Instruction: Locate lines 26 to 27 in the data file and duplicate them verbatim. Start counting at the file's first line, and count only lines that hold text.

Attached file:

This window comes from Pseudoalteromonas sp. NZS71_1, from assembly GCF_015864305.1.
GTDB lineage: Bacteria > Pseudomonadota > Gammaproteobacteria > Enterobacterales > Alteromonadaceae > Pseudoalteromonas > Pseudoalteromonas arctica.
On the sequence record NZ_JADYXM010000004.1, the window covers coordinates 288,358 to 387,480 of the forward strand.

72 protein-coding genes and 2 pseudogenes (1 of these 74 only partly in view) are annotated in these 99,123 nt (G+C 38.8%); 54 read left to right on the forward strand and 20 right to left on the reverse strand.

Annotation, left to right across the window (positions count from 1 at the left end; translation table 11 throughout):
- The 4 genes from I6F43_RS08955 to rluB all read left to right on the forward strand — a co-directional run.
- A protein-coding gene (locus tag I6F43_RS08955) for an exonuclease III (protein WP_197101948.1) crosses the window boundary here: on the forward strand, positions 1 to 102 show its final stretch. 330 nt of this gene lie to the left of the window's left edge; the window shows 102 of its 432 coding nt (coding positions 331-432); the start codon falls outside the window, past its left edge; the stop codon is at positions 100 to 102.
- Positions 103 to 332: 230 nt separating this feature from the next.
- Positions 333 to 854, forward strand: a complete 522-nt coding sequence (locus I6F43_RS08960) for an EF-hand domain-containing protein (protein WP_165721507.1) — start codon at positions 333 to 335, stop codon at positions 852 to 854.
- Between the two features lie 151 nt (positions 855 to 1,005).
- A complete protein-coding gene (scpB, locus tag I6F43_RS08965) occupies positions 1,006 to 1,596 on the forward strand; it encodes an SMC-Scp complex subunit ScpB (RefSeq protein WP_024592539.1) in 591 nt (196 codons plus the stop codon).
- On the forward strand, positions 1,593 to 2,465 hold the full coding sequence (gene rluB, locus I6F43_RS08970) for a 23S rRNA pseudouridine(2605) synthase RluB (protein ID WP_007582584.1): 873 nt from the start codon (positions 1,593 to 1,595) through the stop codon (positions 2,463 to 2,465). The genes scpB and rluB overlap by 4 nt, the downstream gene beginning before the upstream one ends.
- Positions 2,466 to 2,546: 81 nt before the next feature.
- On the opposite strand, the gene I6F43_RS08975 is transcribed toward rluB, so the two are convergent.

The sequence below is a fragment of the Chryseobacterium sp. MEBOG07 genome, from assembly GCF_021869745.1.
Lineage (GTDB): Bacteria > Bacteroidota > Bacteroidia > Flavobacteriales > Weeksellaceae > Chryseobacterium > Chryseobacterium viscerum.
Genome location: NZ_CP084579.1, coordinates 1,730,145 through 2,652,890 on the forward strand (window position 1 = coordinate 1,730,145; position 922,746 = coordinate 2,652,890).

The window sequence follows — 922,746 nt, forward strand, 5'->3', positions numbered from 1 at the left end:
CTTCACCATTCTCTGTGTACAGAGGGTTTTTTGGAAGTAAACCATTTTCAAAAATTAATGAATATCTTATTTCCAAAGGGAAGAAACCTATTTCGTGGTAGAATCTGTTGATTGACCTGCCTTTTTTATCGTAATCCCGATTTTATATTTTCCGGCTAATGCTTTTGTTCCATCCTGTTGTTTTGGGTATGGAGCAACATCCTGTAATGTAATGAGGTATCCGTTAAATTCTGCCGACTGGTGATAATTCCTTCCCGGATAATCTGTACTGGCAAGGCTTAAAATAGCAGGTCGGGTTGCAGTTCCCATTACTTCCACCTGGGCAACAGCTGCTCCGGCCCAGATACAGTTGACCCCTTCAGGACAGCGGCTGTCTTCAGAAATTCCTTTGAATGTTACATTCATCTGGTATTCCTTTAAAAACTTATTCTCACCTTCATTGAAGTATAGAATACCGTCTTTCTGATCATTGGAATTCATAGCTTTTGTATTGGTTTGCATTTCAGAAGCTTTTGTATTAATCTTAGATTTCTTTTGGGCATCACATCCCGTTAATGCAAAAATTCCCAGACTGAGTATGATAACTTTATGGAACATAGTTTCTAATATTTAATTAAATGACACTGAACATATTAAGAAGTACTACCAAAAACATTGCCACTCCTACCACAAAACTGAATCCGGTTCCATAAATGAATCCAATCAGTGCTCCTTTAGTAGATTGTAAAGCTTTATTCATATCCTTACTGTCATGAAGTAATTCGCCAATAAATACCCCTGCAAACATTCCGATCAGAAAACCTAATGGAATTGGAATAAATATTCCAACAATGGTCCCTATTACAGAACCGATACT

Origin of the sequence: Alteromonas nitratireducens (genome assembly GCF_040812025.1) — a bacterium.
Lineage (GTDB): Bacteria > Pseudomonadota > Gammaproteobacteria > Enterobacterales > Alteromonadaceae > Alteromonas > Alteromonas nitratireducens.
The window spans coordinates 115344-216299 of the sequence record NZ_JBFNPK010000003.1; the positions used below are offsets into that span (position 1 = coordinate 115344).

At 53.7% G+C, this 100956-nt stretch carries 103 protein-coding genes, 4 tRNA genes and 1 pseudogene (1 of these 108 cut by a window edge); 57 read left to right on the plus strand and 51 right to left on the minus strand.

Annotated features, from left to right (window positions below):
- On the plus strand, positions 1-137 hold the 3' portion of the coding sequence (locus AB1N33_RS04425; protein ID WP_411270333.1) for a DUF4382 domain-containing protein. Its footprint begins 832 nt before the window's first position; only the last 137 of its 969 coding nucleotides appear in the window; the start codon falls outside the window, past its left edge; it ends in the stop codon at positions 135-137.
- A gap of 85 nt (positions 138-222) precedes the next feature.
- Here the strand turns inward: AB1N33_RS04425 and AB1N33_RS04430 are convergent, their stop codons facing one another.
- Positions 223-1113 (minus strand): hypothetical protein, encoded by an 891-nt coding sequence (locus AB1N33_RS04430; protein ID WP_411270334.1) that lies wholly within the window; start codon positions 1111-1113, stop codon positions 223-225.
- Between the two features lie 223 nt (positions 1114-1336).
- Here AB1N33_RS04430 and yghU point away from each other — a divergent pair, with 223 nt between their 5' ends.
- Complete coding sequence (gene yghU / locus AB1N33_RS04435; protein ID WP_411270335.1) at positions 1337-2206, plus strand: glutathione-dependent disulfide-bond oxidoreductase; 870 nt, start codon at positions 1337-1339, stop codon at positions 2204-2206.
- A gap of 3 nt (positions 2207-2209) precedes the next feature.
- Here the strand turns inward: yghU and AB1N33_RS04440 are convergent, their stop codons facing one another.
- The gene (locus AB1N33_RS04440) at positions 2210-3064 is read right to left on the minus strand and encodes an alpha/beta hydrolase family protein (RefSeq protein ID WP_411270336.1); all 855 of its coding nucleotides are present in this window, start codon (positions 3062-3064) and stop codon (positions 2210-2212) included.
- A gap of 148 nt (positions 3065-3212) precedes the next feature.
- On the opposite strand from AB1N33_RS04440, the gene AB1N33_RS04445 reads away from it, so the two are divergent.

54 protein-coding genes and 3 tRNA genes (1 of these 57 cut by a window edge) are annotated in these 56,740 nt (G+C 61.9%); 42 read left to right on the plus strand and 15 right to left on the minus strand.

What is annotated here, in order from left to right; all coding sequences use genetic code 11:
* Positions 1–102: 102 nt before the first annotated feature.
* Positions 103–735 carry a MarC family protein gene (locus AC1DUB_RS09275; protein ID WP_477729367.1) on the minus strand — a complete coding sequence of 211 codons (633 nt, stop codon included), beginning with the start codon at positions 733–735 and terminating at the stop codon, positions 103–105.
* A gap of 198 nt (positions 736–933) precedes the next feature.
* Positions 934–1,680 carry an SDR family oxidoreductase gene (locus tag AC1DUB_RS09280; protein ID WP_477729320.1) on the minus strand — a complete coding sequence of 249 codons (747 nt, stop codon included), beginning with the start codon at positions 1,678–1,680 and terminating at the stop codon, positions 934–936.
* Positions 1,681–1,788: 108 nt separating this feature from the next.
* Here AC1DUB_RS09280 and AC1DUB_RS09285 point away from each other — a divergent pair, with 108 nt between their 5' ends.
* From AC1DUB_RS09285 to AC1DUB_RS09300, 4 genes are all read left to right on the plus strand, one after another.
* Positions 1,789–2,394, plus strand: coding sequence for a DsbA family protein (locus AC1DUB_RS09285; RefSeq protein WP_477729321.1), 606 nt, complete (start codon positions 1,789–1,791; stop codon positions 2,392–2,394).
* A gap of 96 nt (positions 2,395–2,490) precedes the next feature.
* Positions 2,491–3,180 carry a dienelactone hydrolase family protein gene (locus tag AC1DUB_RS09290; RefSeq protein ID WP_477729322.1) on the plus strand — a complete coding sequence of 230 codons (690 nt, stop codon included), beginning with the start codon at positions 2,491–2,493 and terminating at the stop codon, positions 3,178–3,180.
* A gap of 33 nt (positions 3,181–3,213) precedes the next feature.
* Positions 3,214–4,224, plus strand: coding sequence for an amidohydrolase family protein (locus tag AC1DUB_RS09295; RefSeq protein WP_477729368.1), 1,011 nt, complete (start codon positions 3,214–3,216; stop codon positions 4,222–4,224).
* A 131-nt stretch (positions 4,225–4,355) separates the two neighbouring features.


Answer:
- A gap of 85 nt (positions 138-222) precedes the next feature.
- Here the strand turns inward: AB1N33_RS04425 and AB1N33_RS04430 are convergent, their stop codons facing one another.